Heather Kistilentz had long brown hair, a round face and freckles. I have no idea how to spell her last name, but nevermind. She was my best friend in 3rd grade. I’m not sure what that meant…we must have played together on the weekends? Hung out during recess? I remember listening to George Michael and Salt-n-Pepa together. It made me feel awesome to have a best friend. My very own!
Then Heather’s family moved away.
I wonder if today’s 3rd graders use email to stay in touch? Is there an elementary school Facebook? I hope not. It was sort of a lesson that needed to be learned early on, about the way people come and go in life and how to move on and meet new friends.
We are social beings, for sure. I was an introverted only child, but still craved the company of other kids. My mom would make me call and ask if Heather, or Susie or whoever, could come out and play. I was terrified of making those phone calls, having to build up the nerve to pick up the phone. Sometimes the phone rang and rang, no answer. I’d be crushed.
I’ve always longed to be one of those people surrounded with friends and family. Brothers and sisters running around, cousins popping over for dinner, aunts, uncles and friends of the family playing bocce in the backyard on weeknights. A BBQ perpetually grilling hotdogs in the summer. Holiday parties with everyone we knew.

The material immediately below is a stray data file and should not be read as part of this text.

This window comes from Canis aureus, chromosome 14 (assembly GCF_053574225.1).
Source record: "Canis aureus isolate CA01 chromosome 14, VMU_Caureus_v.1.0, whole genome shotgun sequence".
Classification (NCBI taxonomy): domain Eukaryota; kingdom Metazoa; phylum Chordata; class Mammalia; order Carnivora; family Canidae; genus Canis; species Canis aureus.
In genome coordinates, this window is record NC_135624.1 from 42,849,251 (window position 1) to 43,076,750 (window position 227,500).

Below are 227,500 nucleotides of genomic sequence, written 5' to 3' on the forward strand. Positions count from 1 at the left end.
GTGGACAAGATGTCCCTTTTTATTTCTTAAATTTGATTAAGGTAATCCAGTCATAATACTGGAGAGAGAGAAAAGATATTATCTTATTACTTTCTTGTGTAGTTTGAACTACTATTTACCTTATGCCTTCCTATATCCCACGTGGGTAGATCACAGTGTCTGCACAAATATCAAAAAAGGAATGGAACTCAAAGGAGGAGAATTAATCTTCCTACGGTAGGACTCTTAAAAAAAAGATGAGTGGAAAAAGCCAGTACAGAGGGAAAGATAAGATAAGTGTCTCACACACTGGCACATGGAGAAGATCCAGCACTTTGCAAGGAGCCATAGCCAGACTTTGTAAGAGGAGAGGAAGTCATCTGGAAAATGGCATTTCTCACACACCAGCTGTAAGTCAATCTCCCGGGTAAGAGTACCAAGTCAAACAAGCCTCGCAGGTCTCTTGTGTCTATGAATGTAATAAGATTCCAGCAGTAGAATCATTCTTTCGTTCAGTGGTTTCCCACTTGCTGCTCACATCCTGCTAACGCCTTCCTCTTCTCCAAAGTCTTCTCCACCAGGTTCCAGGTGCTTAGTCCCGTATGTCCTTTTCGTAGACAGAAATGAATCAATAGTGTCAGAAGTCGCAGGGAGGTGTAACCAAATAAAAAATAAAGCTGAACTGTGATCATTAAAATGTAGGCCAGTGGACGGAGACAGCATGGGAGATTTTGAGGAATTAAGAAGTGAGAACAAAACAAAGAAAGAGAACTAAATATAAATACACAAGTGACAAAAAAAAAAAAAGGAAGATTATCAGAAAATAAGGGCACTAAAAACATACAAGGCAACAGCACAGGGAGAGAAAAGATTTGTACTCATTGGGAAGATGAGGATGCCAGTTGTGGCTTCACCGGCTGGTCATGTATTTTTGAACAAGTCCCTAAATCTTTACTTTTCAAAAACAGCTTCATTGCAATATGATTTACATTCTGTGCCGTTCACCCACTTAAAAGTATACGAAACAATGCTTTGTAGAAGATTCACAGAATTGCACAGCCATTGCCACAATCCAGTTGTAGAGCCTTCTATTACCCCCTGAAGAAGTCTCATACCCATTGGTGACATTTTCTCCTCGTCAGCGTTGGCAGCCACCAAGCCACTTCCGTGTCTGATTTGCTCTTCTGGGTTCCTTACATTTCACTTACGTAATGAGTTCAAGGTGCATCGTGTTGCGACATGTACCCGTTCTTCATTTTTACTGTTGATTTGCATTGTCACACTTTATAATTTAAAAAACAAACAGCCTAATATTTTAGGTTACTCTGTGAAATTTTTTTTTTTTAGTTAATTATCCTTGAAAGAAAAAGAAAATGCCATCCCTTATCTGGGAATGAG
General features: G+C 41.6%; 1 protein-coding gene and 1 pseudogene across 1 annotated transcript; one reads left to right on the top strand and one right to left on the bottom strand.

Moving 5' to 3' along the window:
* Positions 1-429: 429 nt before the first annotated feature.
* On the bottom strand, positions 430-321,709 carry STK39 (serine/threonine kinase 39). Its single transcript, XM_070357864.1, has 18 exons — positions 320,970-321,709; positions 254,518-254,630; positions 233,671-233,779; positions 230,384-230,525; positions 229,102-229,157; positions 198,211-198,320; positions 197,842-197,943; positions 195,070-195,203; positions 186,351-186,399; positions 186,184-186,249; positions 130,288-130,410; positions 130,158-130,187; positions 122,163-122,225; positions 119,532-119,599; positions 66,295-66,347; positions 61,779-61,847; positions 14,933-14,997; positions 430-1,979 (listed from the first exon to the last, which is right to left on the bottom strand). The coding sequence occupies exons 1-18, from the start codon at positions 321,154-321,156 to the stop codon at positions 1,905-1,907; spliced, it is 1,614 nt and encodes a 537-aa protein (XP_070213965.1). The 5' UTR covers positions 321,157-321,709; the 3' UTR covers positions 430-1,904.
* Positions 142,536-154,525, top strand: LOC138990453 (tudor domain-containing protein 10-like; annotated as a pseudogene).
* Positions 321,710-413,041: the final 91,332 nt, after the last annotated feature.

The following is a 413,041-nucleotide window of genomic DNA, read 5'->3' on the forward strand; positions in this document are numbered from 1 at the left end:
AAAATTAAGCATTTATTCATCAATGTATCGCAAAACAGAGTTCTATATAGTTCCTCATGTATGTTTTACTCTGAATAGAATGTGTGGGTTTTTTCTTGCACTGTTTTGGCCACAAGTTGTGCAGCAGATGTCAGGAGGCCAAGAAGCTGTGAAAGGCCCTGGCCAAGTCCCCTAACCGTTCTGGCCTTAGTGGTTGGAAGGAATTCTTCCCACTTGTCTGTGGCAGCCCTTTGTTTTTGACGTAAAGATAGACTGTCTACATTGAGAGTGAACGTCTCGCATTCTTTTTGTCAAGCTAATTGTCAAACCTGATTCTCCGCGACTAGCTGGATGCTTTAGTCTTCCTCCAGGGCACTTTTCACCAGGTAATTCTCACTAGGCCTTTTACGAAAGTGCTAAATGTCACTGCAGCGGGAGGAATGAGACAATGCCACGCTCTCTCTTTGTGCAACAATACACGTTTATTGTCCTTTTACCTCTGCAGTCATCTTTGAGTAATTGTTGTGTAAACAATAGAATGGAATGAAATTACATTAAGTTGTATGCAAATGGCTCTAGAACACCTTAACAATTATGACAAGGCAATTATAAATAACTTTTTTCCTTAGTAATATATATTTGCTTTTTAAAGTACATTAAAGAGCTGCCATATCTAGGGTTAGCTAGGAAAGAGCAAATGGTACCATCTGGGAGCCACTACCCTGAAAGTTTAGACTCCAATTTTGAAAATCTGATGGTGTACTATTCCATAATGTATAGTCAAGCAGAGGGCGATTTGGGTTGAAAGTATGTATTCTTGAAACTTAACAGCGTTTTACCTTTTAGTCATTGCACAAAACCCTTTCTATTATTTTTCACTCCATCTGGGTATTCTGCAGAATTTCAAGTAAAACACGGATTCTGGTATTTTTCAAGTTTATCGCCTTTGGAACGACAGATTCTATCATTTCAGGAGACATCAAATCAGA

That family life has never materialized! What the heck? Why not? Didn’t I wish hard enough? I’m still an only child, we live 4 hours from my closest family, married to a man who doesn’t have much family of his own. With 1 baby rocking my world right now, I’m not so sure we’ll go on to have 4 or 5 more. So, there’s that.
But friends, oh yes. There have been friends. There was nerd camp when I was 13 and discovering my sense of humor and independence alongside other eminent young scholars in the heart of Missouri (Random. But it happened, I swear. I went to nerd camp in Missouri. And many of us nerds are still in touch.)
There was sorority life in college, which assured I’d be surrounded by at least half a dozen pretty girls at all times, further surrounded by a dozen dudes with gelled hair. (Some of the best memories of my life happened with those girls, including walking in the streets of Boston wearing no shoes, pushing someone home in a shopping cart, dancing on a boat in the harbor – everything around 3am.)
Then there was my stint in advertising, which meant I was surrounded by hipsters drinking beer and eating chicken satay after work on Bolyston Street. (One of them turned into my husband. I’d call that a worthwhile happy hour habit.)
There’s this wonderful world of the internet that connects me to you. (Yes, you.)
Along the way, there have been the true blue friends that stick, even when circumstances change. The ones who remember my birthday, ask about my mom, make me laugh with cynical observations. I love you guys. Thank you.
We are social beings. The people in our lives are our mirrors, our teachers, our way of existing fully. We may be taking our vitamins and exercising our bodies, but are we cultivating relationships with the same daily effort?
A part of me hopes that Heather Kistilentz stumbles on this and remembers me. If you know her, send her my way. I’d like to say thanks to her too.
As an adult, how do you make new friends and stay close with old ones?
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